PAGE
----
Background Information I would soon be graduating with an engineering degree from a "no name" university somewhere in Nigeria. My performance during my degree was above average. I am hoping to apply for a PhD program in US. The professors with whom I interact with regularly (with PhD's from schools in the US), have been giving me a resounding warning about applying to schools that clearly do not want and will never admit me because of the school's unpopularity and country of origin. One particular professor told me that Bachelor's degrees from this part of the world are not at all trusted and treated with disdain. I know lot's of schools encourage everybody to apply, but the exchange rates are not friendly, and I don't want to burn the scarce resources I have QUESTIONS 1. Does country of undergraduate study matter to the graduate admissions committee? 2. Do schools in the US give off hints that applicants from certain backgrounds need not apply? 3. With the difference in educational standards, do I stand a chance at all, even if i find a school willing to admit me?

  • You might be asked to rewrite your question so as to be less specific to your particular circumstances (e.g. #3 probably is not appropriate here), but I believe the essence of what you are asking has merit here. – Dave L Renfro Oct 11 '17 at 17:50
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    possible duplicate: academia.stackexchange.com/q/38237/929 – StrongBad Oct 11 '17 at 17:59
  • The admissions committee needs to be convinced that you will be a successful PhD student. What matters is your recommendation letters, research experience, transcript, etc., not where you did your undergraduate. – Thomas Oct 11 '17 at 18:24
  • A merely "above average" student from a no name school in the US has not much of a chance of getting into a PhD program in the US either. – Alexander Woo Oct 12 '17 at 17:01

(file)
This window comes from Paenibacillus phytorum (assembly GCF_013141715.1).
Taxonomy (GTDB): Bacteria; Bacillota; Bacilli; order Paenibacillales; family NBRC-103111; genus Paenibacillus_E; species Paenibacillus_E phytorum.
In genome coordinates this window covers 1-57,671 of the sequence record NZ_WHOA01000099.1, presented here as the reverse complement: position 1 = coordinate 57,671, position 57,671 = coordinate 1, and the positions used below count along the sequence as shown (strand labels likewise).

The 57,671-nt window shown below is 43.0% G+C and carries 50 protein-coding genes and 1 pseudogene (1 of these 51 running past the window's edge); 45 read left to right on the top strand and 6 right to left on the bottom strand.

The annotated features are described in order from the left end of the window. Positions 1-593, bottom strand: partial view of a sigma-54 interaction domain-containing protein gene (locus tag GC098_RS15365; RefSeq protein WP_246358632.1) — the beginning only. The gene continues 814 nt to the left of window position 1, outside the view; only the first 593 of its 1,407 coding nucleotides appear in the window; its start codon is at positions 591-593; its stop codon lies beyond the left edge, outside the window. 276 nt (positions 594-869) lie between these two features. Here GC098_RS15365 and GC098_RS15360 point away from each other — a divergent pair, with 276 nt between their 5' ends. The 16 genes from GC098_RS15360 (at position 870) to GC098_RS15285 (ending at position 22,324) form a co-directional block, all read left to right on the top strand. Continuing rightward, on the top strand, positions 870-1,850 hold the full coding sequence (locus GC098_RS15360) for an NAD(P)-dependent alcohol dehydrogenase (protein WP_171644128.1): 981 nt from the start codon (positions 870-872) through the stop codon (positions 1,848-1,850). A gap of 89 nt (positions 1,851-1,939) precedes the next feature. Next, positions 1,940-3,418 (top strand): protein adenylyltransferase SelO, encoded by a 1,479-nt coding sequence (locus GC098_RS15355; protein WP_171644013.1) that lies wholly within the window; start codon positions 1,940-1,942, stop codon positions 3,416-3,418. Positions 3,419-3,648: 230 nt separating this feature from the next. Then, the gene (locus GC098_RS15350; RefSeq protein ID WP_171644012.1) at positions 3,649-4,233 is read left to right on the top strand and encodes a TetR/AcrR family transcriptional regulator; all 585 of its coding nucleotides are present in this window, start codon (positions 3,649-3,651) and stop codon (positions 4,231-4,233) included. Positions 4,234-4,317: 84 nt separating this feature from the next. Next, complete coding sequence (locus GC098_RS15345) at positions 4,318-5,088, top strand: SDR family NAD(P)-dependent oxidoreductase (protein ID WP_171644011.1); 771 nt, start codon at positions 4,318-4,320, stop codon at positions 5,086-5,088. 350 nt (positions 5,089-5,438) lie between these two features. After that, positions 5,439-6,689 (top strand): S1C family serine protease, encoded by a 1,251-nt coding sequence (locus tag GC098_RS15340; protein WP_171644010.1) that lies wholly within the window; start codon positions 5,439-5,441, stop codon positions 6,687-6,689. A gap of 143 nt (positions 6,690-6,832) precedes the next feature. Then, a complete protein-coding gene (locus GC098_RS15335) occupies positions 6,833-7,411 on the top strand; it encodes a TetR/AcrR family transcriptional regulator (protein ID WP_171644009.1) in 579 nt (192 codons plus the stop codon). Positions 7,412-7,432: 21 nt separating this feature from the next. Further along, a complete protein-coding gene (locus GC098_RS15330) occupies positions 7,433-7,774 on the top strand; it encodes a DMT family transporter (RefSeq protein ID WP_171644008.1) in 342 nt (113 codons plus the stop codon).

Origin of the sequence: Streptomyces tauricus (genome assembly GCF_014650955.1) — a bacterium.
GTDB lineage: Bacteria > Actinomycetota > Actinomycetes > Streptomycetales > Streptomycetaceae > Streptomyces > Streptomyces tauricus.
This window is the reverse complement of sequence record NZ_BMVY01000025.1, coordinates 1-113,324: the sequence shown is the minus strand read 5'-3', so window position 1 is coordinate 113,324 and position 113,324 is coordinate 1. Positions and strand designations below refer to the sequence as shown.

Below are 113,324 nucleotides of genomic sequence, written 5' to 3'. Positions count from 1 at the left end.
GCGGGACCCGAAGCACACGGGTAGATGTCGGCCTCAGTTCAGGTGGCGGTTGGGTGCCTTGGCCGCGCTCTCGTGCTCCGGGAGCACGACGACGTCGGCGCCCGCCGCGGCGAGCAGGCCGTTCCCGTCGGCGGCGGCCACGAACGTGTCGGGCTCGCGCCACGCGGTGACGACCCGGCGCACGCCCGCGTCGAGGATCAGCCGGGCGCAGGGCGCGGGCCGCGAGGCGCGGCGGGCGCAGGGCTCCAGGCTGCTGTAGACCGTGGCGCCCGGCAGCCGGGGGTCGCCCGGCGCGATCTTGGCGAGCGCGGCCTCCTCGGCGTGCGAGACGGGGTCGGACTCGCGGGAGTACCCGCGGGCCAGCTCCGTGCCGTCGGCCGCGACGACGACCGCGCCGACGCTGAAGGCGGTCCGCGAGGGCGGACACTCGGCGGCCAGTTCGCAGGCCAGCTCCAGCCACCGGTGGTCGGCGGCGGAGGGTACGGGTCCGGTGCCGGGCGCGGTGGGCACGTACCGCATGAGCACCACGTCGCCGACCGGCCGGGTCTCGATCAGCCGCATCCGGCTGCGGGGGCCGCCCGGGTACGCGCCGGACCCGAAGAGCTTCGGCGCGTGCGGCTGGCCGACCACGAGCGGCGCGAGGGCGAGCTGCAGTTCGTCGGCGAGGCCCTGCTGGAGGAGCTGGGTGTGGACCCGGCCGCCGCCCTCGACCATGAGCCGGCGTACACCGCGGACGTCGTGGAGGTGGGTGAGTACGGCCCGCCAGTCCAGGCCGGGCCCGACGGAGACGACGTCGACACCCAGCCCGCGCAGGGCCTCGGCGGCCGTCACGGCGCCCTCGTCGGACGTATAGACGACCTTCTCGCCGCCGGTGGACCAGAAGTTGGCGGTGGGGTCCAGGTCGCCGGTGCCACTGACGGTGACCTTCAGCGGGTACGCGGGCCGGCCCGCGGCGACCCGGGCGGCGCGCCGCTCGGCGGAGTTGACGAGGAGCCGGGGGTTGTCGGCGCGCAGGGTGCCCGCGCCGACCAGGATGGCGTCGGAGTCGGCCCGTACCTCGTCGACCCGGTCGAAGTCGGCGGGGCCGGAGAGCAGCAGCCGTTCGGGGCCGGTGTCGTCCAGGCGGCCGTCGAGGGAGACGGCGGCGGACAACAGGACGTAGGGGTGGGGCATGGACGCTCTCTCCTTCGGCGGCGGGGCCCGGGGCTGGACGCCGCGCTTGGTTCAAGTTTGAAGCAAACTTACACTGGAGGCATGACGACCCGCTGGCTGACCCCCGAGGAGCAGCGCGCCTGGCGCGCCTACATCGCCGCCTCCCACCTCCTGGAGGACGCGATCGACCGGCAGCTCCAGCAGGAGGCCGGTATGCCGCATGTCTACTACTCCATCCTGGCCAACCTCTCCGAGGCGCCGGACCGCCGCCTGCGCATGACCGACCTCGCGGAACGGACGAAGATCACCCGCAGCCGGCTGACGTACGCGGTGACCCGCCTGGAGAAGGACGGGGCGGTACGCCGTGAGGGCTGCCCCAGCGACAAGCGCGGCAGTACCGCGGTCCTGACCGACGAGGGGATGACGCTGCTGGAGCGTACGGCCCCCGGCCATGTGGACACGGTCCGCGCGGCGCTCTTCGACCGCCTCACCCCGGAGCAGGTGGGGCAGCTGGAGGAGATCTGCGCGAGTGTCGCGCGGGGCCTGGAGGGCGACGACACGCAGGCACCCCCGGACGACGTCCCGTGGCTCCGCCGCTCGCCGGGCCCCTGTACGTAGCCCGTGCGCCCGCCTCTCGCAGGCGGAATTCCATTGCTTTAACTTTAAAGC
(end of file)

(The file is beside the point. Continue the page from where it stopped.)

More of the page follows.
At least in my department/school in the U.S., we have several individuals from African countries studying for doctoral degrees. I'm a little concerned that there seems to be a disconnect between what you say about your performance (above average) and what your professors are saying (no one would want someone like you, possibly because of where you studied).

As far as I can tell, most schools in the U.S. encourage individuals from diverse backgrounds to apply for their programs, including graduate school. So, I would not make a blanket statement that your country of origin and/or background is an immediate disqualification.

Regarding your academic background, even U.S. colleges differ in terms of academic programs and rigor. That is why the graduate school admissions process involves many different parts, including standardized test scores, interviews, and/or letters of recommendation, that help the admissions committee get a more complete picture of you and how you may fit within the program.

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I'm going to give you a more practical and direct answer than Florian.

There is not enough information in your post to know whether or not it would be worth your time applying to US graduate schools. There are a number of options to consider, but you should get in contact first with people in your field of interest, because everyone here only knows about their own field.

I wouldn't buy into the "we encourage diverse applicants" mantra though - uncertainty from an unknown program where the professors aren't excited about you is not a good sign. Ask about possible master degree programs... many non-Americans get 1 or 2 masters degrees in my field before applying to top US graduate schools (2 if they are from very poor backgrounds like you, as they cant get into an elite masters the first time around). In my field schools that admit from out of the country typically admit from 2 or 3 masters programs (aside from the very best one) that they particularly like. Furthermore, in my field I've never heard of a student with only a bachelors from a third world country being admitted to a higher ranked program (not sure about the lower ranked ones).

So yes - country of undergraduate study matters because the school you went to is very important. The way that non-Americans make up for this fact is by doing masters degrees, at least in my field.

A last piece of advice: go to the graduate programs of the schools you like in the US. Look at their graduate student's CVs. The job market candidates should have all their stuff posted soon if not already. Look at their education background. This is the best signal a university can send you about their standards.

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